how to write and finish your novel - my 5 step method

author Ted Neill photo - how to write a novel

“How to Write and Finish Your Novel: My 5-Step Method” was written by globetrotter and writer Ted Neill. Ted has worked on five continents as an educator, health professional, and journalist. His most recent novel, Reaper Moon, confronts the recent rise of white nationalism and white supremacy within the US, exploring the high stakes at the level of the personal and political. Follow him on Facebook and Instagram: @therealauthortedneill

Working with that most mysterious of business partners: your muse.

Every work of writing is a combination of the time spent writing and the time spent NOT writing. You need time NOT writing to think about the writing, consciously—but more often unconsciously. It’s this unconscious area of idea development that artists for millennia have referred to as their “muse.” In the sciences, scientists call it the Eureka phenomenon. Both notions are as old as classical Greece—likely older.

But working with a process/partner as nebulous as this can be tricky and hard to explain to outsiders. That is because it means that desk time is not the only productive time for a writer. It’s your productive time, but your muse works different hours—odd hours—often when you’re not looking.

When writing a novel, we have to allow ourselves this time and space for ideas to grow. We must establish a rhythm of writing and not writing. We must balance desk time (when we work) versus away-from-desk time (when the unconscious/muse works). It’s only with this balance that ideas can properly develop.

And it can be frustratingly non-linear. That said, here is my best attempt to describe how to write a novel in a step-by-step way, including how I cycle through writing and NOT writing, desk time, and all-the-rest-of-my-life, all towards the goal of nurturing ideas into a finished work.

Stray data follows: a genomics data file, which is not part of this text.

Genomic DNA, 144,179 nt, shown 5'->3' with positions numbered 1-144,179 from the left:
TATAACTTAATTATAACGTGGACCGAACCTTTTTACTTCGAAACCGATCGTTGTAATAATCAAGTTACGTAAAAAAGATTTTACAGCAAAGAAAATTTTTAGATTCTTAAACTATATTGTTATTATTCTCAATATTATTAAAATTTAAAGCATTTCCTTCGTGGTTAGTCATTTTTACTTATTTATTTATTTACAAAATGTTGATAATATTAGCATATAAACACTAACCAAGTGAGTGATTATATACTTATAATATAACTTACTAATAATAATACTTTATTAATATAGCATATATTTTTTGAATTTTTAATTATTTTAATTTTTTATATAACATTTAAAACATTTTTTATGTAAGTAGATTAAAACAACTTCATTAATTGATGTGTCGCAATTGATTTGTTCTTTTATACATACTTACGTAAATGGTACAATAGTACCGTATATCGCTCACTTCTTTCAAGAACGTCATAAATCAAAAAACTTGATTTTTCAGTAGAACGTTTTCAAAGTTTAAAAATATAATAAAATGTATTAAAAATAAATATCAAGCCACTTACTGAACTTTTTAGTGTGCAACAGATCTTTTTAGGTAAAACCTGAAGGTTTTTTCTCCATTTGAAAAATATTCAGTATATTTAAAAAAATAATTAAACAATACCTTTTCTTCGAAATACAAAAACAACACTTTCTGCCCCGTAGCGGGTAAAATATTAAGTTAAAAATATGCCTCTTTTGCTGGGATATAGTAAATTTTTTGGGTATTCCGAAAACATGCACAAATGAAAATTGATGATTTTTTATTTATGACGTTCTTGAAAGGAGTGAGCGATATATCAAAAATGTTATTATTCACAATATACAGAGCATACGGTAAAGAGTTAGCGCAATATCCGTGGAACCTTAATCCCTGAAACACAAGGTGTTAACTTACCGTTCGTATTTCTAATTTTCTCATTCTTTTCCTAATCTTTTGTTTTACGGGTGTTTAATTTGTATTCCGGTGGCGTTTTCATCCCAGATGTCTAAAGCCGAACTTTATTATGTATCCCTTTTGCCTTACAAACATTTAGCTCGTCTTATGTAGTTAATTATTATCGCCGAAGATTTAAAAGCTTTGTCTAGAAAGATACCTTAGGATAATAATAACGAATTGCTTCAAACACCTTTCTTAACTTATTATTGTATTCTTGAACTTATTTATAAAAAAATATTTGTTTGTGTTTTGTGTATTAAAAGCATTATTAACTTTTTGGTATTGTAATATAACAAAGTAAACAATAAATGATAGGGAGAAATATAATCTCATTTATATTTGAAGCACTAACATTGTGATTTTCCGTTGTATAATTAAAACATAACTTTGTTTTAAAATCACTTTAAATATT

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Instagram for Authors: Top 7 Tips for Growth

Instagram for Authors - top 7 tips for growth

Instagram is a great platform for indie authors to increase readership and engage with the reading community. Just take a look at the #bookstagram hashtag and you’ll find over 30 million photos posted of books, reading spots, cover reveals, book teaser trailers, and more.

With the following Instagram tips for authors, you can boost your presence on Instagram, gain followers who will look forward to your posts, and refine your author brand.

Top 7 Instagram Tips for Authors

1. Think of Your Feed as a Whole

People are endlessly scrolling through Instagram. If they see a photo of yours under a hashtag like #bookstagram or #authorsofinstagram and they pop over to your feed, they’ll want to know what they can expect when following you. If your feed is full of posts that don’t make sense as a cohesive whole, a user might not understand the purpose of your page or what they’ll see when they follow you. Pick three or four things you might want to focus on – or even just two – and post within those themes. This consistency will help solidify your brand.

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How I Sell Self-Published Books Using Social Media

How I Sell Self-Published Books Using Social Media

author Laura Burton - How I sell self-published books using social media“How I Sell Self-Published Books Using Social Media” was written by author Laura Burton. Laura writes clean romance and poetry for bereaved families. Check out her “Love Me” series here, which is a collection of standalone romance novels packed with twists and surprises to keep you turning the page. Laura’s new sci-fi romance Love Me, Dreamy will be released July 19 and is available for pre-order on Amazon.

If you want to sell self-published books using social media, the first question you should ask yourself is:

Why Do People Use Social Media?

  • To be entertained
  • To be educated
  • To be heard

NOT to be sold to.

Then it seems counterintuitive to use social media to boost book sales, right? Not if you understand how to do it correctly.